LAHORE - The banking courts have yet to decide over 10,000 cases pending for last many years amid the official demand for more workers, enough salaries, proper infrastructure and discouraging delaying tactics of lawyers.

Unnecessary adjournments, lawyers’ strikes, low strength of judges against the rising burden of working are the other factors of such case pendency of in the banking courts of Punjab, sources told The Nation.

They said unavailability of staffers, especially stenographers, absence of technological support and unsupportive attitude of lawyers of majority parties were causing delay in dispensation of justice.

Financial Institutions (recovery of finances) Ordinance 2001 demands Banking Courts (for recovery of loan/finances) to decide matters within 90 days period but the courts are unable to do it.

There are total seven banking courts (for loan recovery) and only two courts for banking crimes. The people who live in Multan, Sadiaqabad, Faisalabad and Rawalpindi suffer more due to visits to Lahore every time they have to file suit against defaulters.

Even as the federal government has increased the strength of judges at these courts, from four to seven, there is still no respite for the aggrieved parties (banks) which intend to the courts for recovery of their bad debts.

Last year, the ministry of law and human rights established a court in Islamabad to hear the offences of banks, where people of Rawalpindi Division are not allowed to file petitions or applications.

“[The] agents create troubles for banks and for the people who get loans because they get commission for this job. The government actually protects bank defaulters for political gains by waiving off their loans and thus the banks face loss,” said an official of the National Bank of Pakistan (NBP), seeking anonymity.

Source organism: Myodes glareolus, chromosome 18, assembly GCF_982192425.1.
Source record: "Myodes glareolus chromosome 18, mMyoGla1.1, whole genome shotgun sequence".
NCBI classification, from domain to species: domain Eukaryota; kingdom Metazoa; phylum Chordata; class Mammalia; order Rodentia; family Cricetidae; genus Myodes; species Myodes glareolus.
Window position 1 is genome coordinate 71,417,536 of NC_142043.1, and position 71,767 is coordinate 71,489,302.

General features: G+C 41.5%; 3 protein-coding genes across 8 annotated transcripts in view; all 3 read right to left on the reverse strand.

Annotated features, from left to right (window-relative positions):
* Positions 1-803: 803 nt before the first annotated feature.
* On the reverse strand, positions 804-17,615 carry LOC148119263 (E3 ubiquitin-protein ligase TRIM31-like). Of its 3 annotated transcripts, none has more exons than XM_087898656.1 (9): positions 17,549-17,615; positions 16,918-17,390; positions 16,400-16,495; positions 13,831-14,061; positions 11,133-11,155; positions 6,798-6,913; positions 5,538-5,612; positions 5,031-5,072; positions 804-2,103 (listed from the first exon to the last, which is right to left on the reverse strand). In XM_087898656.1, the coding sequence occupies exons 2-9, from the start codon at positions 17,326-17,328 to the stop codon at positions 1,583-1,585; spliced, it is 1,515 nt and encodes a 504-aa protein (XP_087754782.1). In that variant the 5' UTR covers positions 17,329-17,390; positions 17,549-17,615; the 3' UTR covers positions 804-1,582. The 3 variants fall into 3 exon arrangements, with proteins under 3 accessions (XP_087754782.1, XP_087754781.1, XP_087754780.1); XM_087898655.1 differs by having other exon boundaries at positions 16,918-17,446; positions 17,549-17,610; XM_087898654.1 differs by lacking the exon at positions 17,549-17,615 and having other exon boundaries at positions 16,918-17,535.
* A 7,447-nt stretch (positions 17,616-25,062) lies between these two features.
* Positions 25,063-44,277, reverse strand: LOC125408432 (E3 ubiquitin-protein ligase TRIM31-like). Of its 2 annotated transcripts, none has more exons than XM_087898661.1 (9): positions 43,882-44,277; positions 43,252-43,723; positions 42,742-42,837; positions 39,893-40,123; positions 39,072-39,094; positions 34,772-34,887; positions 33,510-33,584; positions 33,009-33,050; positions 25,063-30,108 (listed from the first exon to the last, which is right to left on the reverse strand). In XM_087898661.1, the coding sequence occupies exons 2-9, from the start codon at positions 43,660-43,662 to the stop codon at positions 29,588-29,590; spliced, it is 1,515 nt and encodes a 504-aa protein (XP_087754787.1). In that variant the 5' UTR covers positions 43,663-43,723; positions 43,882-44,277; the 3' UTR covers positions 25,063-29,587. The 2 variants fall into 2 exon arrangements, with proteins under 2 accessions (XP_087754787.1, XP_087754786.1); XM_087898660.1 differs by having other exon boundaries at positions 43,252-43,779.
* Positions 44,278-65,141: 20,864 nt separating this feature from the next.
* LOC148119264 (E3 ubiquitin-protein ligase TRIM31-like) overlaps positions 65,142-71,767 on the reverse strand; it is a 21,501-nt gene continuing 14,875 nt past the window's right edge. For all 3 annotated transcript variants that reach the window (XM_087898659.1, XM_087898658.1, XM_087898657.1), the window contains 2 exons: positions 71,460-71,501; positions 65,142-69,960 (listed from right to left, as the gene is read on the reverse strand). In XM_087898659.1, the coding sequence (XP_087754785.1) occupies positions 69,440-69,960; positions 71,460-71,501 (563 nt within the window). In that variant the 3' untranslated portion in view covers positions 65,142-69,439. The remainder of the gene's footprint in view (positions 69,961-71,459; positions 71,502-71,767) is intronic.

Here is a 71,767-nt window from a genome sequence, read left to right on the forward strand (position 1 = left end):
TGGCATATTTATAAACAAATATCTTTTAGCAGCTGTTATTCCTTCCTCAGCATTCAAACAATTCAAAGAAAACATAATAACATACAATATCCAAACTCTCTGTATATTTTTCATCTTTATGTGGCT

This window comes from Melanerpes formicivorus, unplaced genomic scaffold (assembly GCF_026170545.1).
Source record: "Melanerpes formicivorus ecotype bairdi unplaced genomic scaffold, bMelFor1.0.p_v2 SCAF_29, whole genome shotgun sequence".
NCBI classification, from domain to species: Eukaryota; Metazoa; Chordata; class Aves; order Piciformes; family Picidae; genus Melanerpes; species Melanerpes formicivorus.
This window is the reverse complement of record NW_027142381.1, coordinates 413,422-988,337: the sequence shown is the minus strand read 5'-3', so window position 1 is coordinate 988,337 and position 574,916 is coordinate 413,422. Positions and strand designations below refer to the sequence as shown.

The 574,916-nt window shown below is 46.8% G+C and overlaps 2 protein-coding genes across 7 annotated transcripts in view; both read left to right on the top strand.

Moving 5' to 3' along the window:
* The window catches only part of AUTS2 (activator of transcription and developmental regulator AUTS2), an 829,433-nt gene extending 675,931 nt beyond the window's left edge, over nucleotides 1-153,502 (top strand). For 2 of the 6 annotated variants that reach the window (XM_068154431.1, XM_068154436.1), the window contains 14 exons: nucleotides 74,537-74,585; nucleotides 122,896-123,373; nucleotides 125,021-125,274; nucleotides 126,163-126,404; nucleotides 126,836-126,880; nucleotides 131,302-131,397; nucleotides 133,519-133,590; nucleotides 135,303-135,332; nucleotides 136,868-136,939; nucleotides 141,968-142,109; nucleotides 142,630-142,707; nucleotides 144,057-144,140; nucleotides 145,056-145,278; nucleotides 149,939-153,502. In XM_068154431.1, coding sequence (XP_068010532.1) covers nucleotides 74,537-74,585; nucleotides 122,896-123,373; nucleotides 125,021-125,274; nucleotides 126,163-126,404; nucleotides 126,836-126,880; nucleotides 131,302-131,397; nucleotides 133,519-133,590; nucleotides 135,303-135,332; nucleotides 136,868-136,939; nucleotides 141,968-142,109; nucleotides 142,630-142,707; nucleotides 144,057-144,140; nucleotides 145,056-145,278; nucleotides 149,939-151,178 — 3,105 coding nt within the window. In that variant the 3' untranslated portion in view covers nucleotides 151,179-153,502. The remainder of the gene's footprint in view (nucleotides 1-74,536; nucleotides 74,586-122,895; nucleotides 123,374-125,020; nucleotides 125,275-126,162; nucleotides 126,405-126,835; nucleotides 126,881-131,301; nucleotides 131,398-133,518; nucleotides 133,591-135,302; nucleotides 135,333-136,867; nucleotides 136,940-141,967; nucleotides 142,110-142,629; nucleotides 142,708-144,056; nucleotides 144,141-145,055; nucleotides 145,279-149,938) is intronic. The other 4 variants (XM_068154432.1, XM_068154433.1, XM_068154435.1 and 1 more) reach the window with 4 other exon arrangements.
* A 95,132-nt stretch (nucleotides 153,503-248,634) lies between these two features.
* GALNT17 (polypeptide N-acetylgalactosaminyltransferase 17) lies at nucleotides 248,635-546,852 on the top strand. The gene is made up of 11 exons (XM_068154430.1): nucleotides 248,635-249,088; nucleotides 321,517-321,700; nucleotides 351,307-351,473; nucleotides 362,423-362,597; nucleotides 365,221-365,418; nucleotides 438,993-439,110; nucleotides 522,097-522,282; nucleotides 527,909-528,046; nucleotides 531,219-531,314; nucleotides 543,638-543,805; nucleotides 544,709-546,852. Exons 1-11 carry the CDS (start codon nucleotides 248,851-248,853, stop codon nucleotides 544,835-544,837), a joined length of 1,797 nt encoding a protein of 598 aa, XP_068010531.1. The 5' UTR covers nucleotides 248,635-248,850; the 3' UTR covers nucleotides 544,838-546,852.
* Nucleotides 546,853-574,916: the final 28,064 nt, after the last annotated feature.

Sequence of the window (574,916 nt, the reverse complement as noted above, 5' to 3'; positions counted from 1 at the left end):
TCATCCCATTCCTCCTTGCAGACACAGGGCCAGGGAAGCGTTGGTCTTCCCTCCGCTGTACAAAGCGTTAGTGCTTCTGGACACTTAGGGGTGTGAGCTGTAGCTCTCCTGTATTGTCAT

Legal experts refer to Section 13 (3) of Financial Institutions (recovery of finances) Ordinance 2001 that says the courts will not adjourn any case for more than seven days. “But the courts give adjournments for months purely due to the burden of pending cases,” said Sahabzada Muzaffar Ali, ex-legal consultant NAB and former legal head of Bank of Punjab.

“Section 11 of the same law empowers the banking courts to pass an interim judgment on a recovery suit to the distance of claim which is admitted by defendants and the case can go for execution after expiry of 30 days.

“Section 21 of the Ordinance has empowered the courts to adjudicate upon criminal complaint filed by the banks with regard to the criminality committed by the borrowers of the bank and if found guilty, the banking courts can punish the delinquent for a term which marks extend to three years,” he added.

Mr Ali suggested that State Bank of Pakistan should also make a policy for those people who are needy and cannot pay back loan money.

“The courts should appoint amicus curie, if needed, for any problem like counting of sums,” he further said.

He also stressed the increase in strength of judges for dispensing timely justice.